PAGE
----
Tasmanian Tiger, Illustration

Tasmanian Tiger, Illustration

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Credit: Biodiversity Heritage Library/SCIENCE PHOTO LIBRARY


Caption: The thylacine (Thylacinus cynocephalus) was the largest known carnivorous marsupial of modern times. It is commonly known as the Tasmanian tiger (because of its striped lower back) or the Tasmanian wolf. The thylacine had become extremely rare or extinct on the Australian mainland before British settlement of the continent, but it survived on the island of Tasmania along with several other endemic species, including the Tasmanian devil. Intensive hunting encouraged by bounties is generally blamed for its extinction, but other contributing factors may have been disease, the introduction of dogs, and human encroachment into its habitat. Despite its official classification as extinct, sightings are still reported, though none has been conclusively proven. Surviving evidence suggests that it was a relatively shy, nocturnal creature with the general appearance of a medium-to-large-size dog. Taken from Complements de Buffon by Georges Louis Leclerc.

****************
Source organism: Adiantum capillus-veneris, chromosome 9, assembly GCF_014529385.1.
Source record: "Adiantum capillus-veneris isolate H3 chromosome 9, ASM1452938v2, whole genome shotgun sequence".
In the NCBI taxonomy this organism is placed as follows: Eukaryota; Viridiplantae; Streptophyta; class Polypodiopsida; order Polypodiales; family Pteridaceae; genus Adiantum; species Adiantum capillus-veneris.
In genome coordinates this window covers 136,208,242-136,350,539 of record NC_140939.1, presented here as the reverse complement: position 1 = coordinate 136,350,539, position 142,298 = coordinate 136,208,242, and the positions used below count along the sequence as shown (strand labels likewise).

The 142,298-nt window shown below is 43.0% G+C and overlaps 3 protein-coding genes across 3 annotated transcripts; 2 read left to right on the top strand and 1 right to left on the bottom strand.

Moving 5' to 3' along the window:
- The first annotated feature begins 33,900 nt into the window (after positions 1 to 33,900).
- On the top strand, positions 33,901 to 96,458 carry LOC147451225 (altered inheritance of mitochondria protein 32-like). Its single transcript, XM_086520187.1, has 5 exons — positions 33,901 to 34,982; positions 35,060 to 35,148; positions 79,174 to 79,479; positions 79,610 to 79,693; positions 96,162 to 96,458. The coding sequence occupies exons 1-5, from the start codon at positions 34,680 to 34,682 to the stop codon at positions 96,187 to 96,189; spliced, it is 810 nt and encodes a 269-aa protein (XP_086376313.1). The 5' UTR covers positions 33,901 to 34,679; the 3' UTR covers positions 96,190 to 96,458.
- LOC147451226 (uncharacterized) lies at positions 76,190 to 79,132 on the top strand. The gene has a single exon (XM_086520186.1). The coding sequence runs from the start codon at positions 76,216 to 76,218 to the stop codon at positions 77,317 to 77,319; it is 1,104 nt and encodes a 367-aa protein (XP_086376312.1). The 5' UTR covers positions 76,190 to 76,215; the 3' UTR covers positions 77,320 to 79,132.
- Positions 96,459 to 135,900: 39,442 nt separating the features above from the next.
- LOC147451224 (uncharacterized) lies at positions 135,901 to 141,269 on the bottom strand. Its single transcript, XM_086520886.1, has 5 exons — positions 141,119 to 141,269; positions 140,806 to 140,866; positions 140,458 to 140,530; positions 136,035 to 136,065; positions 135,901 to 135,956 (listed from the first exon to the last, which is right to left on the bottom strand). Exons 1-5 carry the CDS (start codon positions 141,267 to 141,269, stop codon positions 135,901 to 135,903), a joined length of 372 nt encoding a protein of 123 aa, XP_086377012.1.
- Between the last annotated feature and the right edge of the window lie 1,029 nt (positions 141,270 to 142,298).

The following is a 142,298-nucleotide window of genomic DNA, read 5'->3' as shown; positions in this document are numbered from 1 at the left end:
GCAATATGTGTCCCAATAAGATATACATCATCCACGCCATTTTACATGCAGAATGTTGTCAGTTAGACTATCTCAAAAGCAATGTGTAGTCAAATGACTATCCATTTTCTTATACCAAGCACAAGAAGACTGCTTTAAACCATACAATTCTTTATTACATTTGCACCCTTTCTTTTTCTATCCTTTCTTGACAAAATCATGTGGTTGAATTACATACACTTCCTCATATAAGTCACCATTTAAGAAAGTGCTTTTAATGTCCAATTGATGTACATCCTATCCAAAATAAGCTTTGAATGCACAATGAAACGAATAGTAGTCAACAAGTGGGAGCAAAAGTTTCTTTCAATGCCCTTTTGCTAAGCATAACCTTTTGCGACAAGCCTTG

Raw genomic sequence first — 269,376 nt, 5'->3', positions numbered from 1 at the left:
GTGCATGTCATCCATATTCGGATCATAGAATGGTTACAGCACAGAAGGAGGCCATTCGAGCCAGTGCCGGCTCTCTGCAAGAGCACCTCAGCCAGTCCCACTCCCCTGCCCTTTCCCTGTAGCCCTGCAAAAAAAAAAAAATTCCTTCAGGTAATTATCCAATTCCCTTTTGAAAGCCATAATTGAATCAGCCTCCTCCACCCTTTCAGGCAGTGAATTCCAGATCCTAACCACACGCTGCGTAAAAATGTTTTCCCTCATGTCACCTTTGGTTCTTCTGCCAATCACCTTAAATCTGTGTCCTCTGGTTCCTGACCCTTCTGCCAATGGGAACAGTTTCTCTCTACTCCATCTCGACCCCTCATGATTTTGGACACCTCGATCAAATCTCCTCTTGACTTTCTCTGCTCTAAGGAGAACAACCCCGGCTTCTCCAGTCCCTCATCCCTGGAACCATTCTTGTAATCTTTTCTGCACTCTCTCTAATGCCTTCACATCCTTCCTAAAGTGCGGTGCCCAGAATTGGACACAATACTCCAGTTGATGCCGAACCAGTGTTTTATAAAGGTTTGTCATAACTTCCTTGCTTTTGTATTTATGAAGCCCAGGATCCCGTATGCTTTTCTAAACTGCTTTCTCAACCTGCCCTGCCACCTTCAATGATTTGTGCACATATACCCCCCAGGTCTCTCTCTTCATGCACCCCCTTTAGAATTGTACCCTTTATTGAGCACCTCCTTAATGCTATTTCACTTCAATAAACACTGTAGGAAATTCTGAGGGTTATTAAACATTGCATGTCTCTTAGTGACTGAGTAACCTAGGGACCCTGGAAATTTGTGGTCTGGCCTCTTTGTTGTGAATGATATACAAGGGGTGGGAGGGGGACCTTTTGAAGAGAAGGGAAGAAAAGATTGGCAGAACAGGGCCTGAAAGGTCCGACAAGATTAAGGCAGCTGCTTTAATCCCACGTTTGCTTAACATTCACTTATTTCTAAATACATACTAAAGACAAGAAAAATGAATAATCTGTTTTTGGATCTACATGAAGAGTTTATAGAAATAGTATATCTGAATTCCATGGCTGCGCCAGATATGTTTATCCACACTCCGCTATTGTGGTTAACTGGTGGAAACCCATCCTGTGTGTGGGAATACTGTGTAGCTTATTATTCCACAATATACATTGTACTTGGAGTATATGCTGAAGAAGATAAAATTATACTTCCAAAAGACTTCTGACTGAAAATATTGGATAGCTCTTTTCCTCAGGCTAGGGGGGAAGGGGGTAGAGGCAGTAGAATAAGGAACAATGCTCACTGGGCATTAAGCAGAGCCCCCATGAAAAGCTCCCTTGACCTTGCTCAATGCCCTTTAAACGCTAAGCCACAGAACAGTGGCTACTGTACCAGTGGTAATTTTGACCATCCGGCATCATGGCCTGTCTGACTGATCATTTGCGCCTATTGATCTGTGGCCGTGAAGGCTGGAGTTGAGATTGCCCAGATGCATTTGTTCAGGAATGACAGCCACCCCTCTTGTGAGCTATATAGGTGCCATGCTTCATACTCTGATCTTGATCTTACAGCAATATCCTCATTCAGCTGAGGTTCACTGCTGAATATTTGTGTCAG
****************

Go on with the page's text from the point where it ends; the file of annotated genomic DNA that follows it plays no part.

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Keywords: 1830s, 1838, 19th century, animal, animalia, art, carnivora, carnivore, carnivorous, chordata, chordate, dasyuridae, dasyuromorphia, drawing, extinct, extinct mammal, extinct species, extinction, fauna, illustration, mammal, mammalia, marsupial, marsupialia, meat eater, meat eating, nocturnal, tasmanian tiger, tasmanian wolf, thylacine, thylacinus cynocephalus

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